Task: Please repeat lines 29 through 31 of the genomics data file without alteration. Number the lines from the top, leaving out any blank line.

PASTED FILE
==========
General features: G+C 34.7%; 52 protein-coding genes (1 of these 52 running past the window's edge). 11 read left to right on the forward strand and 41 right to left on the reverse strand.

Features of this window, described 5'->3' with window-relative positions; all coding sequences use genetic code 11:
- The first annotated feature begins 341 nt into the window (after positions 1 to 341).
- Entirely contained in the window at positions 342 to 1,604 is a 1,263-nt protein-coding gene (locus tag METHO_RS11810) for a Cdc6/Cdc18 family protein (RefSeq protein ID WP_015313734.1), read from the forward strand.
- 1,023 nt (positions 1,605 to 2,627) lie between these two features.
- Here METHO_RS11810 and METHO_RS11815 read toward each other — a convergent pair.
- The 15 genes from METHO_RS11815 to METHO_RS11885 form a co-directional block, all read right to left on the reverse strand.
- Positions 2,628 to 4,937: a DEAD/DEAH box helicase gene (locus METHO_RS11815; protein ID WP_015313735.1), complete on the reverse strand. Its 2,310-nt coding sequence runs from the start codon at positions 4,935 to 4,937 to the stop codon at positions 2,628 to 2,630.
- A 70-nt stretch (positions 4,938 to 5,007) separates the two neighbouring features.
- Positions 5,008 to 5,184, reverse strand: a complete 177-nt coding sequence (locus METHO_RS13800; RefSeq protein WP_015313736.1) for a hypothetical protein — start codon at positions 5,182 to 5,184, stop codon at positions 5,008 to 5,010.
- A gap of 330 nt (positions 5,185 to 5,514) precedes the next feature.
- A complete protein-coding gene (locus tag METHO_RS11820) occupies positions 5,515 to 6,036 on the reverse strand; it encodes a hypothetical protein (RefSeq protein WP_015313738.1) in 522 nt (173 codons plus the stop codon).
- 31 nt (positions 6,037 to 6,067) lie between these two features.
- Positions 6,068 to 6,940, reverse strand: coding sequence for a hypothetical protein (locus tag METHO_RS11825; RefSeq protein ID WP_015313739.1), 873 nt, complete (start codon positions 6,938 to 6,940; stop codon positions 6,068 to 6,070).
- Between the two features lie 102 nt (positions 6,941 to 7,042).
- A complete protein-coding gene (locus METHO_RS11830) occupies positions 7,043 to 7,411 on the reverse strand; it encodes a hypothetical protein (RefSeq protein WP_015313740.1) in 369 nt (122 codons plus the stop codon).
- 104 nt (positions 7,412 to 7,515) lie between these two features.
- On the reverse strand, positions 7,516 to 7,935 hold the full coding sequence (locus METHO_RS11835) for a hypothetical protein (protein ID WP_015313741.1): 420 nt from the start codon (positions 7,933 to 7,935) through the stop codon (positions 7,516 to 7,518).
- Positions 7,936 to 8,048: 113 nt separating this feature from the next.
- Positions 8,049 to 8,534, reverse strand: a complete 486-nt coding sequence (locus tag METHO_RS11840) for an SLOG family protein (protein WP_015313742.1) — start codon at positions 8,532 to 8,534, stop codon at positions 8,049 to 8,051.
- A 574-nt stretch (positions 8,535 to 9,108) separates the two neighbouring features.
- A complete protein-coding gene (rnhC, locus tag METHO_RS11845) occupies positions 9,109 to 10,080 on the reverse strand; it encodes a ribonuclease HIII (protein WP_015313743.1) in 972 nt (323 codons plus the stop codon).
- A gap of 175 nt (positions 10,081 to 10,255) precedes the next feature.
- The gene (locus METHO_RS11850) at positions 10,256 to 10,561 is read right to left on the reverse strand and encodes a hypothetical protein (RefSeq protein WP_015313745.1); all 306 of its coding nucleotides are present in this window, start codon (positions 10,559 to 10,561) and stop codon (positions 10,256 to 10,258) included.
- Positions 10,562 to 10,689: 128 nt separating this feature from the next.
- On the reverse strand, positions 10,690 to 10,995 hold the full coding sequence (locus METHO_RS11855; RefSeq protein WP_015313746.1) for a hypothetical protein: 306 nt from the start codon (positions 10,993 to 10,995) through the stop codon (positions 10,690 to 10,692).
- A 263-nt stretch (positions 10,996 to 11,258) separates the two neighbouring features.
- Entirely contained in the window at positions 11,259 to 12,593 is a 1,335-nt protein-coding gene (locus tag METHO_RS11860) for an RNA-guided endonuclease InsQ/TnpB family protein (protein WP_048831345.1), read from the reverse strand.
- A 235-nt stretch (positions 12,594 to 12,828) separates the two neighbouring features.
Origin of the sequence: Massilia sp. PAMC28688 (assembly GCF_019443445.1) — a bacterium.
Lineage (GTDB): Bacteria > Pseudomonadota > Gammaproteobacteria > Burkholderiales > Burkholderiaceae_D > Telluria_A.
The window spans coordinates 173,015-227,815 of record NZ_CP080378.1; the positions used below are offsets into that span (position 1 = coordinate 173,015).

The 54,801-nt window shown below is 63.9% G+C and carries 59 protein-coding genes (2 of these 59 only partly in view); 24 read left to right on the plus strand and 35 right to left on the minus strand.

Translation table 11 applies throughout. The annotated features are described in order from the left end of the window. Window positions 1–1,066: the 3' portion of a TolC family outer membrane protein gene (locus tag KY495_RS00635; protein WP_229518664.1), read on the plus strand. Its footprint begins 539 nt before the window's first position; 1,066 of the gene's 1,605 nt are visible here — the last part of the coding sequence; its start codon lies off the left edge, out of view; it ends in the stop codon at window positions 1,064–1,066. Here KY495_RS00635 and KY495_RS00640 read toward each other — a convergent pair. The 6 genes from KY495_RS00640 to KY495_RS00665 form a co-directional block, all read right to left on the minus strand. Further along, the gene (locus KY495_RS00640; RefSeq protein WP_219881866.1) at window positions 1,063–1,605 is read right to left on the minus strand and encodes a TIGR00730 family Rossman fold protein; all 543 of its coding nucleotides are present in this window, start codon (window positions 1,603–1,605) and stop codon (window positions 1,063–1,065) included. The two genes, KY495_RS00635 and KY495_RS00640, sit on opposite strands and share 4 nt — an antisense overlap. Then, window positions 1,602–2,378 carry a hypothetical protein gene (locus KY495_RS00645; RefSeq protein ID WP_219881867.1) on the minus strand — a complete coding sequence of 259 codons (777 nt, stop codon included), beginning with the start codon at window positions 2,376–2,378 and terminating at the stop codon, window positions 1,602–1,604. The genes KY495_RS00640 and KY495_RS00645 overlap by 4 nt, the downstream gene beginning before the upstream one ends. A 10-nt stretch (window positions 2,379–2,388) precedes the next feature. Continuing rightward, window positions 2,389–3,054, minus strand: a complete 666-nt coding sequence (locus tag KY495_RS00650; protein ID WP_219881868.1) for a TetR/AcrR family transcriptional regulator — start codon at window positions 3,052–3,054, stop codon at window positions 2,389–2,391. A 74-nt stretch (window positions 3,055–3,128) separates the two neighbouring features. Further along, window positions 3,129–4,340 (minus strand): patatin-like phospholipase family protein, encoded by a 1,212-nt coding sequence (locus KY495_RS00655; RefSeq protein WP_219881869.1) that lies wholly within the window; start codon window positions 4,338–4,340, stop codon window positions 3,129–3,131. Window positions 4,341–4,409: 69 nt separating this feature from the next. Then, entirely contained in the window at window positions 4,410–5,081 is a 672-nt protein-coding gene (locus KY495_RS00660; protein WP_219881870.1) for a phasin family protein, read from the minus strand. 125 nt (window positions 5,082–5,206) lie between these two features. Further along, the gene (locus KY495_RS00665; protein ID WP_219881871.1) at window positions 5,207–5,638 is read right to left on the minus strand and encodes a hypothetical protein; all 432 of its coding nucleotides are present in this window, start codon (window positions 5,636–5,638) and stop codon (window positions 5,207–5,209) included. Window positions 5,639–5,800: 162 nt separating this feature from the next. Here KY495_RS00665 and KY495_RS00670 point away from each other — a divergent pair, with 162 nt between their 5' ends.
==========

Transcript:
- A 235-nt stretch (positions 12,594 to 12,828) separates the two neighbouring features.
Origin of the sequence: Massilia sp. PAMC28688 (assembly GCF_019443445.1) — a bacterium.
Lineage (GTDB): Bacteria > Pseudomonadota > Gammaproteobacteria > Burkholderiales > Burkholderiaceae_D > Telluria_A.